Ok, so first off we need to recognize that the null hypothesis right now has to be that there will not be extensive substantial commentary on the preprints. PubMed Central shut down its commenting scheme for lack of use. Journals have been trying out various systems for years (a decade or more?) without general success. The fear that each posted pre-print will attract a host of journal-club style comments is probably not well supported.

But lets suppose your preprint does get some critical comment*. Are you obliged to respond?

This ties into the uncertainty and disagreement over when to submit the preprint. At what stage of the process do you post it? Looking at the offerings on bioRxiv, I think many folks are very close to my position. Namely, we are waiting to submit a preprint until it is ready to go out for peer review at a journal.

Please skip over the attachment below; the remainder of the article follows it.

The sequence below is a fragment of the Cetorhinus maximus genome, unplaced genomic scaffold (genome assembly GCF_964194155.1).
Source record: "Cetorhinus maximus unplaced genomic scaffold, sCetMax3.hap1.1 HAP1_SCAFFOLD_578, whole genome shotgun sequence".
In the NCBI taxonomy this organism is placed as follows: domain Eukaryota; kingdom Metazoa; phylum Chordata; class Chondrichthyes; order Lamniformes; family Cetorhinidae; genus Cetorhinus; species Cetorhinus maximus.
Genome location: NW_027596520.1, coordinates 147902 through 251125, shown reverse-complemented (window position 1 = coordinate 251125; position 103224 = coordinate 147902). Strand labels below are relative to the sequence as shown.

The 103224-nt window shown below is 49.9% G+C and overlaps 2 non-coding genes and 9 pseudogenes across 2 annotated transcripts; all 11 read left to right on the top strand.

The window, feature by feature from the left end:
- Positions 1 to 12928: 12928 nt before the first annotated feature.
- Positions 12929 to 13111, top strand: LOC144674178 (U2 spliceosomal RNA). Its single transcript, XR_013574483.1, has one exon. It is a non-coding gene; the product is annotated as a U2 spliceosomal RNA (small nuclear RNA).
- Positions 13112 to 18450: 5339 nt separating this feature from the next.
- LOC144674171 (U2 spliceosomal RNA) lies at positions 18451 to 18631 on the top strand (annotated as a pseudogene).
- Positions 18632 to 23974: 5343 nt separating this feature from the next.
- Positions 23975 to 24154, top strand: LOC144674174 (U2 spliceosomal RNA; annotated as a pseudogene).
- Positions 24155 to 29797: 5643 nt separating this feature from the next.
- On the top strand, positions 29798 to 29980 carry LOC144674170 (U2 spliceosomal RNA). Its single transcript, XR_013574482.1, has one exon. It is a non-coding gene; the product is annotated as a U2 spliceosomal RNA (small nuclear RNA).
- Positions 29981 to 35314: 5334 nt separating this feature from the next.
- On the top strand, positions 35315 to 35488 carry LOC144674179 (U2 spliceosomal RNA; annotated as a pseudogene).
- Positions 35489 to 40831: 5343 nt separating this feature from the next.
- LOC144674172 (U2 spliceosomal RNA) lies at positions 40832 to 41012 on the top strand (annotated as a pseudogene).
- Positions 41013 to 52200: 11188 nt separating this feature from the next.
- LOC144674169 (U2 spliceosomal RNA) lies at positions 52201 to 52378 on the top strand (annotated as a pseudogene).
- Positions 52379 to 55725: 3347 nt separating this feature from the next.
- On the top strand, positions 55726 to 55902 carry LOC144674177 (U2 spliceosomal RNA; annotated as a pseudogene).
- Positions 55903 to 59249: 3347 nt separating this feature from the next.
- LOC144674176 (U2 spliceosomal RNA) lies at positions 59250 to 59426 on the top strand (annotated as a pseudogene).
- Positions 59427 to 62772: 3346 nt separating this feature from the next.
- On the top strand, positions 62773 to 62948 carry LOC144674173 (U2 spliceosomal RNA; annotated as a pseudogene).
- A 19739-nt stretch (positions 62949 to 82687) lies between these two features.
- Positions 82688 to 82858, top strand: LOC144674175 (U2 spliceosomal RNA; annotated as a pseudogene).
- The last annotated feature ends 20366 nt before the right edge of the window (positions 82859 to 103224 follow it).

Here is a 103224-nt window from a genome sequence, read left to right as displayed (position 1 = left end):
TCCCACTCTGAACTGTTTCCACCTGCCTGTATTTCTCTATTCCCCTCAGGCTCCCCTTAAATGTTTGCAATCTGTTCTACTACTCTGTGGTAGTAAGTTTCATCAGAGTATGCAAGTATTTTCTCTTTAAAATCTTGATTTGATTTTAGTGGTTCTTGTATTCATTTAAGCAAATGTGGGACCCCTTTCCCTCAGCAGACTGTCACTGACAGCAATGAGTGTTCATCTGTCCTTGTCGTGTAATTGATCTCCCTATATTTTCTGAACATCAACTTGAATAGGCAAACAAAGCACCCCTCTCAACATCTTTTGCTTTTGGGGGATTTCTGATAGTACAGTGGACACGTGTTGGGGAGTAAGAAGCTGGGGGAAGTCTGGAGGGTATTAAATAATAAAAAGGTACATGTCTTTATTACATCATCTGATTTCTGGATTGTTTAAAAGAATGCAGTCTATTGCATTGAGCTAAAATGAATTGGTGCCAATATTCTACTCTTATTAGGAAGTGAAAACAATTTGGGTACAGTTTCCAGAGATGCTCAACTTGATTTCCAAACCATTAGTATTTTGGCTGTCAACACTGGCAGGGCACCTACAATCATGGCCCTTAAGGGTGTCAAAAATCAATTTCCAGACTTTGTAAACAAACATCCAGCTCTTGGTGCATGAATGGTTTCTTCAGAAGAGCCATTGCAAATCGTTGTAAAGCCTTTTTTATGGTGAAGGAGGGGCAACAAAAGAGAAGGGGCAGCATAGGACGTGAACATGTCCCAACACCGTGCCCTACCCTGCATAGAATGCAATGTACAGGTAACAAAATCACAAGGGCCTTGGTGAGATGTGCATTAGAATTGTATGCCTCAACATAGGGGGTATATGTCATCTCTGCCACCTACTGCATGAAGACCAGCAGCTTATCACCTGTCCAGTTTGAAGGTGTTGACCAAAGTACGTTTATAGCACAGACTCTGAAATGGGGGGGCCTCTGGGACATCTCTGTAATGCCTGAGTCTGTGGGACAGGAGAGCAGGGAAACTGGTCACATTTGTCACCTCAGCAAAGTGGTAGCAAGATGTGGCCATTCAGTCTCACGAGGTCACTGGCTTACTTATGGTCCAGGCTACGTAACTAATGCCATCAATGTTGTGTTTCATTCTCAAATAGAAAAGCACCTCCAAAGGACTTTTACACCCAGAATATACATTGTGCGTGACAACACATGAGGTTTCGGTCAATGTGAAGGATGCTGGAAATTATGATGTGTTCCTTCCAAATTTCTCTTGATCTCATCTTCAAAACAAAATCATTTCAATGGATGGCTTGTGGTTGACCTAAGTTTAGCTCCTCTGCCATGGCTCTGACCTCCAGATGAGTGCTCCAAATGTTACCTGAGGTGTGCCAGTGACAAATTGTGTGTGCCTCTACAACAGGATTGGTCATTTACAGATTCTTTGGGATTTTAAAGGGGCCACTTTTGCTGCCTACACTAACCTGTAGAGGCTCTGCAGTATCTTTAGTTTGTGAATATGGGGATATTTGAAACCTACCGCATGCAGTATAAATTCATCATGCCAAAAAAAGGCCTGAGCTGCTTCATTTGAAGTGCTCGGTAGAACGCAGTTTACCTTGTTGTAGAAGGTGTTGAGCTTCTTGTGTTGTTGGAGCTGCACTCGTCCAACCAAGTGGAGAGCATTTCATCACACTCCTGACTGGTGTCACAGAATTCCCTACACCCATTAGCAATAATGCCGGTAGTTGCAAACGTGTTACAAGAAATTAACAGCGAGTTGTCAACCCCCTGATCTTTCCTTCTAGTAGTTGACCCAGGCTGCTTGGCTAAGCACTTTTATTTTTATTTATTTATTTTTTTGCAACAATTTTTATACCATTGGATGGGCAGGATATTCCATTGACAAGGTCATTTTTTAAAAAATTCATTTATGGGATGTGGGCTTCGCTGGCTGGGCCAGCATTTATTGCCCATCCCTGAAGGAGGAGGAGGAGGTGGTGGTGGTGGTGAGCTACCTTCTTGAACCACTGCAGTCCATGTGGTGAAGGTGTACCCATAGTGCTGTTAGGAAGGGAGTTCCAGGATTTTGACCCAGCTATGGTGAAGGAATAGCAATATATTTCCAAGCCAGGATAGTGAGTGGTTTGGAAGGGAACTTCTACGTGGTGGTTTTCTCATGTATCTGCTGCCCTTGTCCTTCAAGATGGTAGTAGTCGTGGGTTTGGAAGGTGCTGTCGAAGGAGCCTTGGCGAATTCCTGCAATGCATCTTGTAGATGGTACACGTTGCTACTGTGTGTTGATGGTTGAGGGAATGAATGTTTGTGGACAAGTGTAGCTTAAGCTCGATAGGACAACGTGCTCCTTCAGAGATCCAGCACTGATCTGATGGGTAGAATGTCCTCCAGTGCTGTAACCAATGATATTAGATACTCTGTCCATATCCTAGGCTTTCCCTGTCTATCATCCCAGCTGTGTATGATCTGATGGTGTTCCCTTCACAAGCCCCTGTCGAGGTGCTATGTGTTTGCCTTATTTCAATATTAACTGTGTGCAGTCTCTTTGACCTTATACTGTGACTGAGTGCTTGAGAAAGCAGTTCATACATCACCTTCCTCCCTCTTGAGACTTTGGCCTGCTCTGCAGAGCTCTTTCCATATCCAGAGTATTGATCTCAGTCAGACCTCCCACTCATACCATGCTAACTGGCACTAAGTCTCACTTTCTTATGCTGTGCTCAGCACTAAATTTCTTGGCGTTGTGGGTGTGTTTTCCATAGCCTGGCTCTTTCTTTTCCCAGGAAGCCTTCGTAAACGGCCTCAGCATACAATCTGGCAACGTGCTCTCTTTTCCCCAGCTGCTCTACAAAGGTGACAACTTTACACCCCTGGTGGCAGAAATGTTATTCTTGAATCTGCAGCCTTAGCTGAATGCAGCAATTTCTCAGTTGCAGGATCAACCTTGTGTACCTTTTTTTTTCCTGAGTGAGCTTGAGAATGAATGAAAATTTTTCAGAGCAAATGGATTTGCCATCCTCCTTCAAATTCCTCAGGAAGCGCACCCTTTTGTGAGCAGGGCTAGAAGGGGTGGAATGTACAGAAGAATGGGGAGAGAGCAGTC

So any comments it gets are being made in parallel with review and I can choose to address or not when I get the original decision back and need to revise the manuscript. Would the comments then somehow contaminate the primary review? Would the reviewers of a revision see the comments on the pre-print and demand you address those as well as the regular peer comments? Would an Editor? For now I seriously doubt this is a problem.

So, while I think there may be many reasons for people not to want to post their manuscripts as pre-prints, I don't think the fear that this will be an extra dose of Reviewer #3 is well supported.

*I had one get a comment and we ended up including something in a revision to address it so, win-win.

27 responses so far

On signing the reviews you write

(by drugmonkey) Mar 01 2018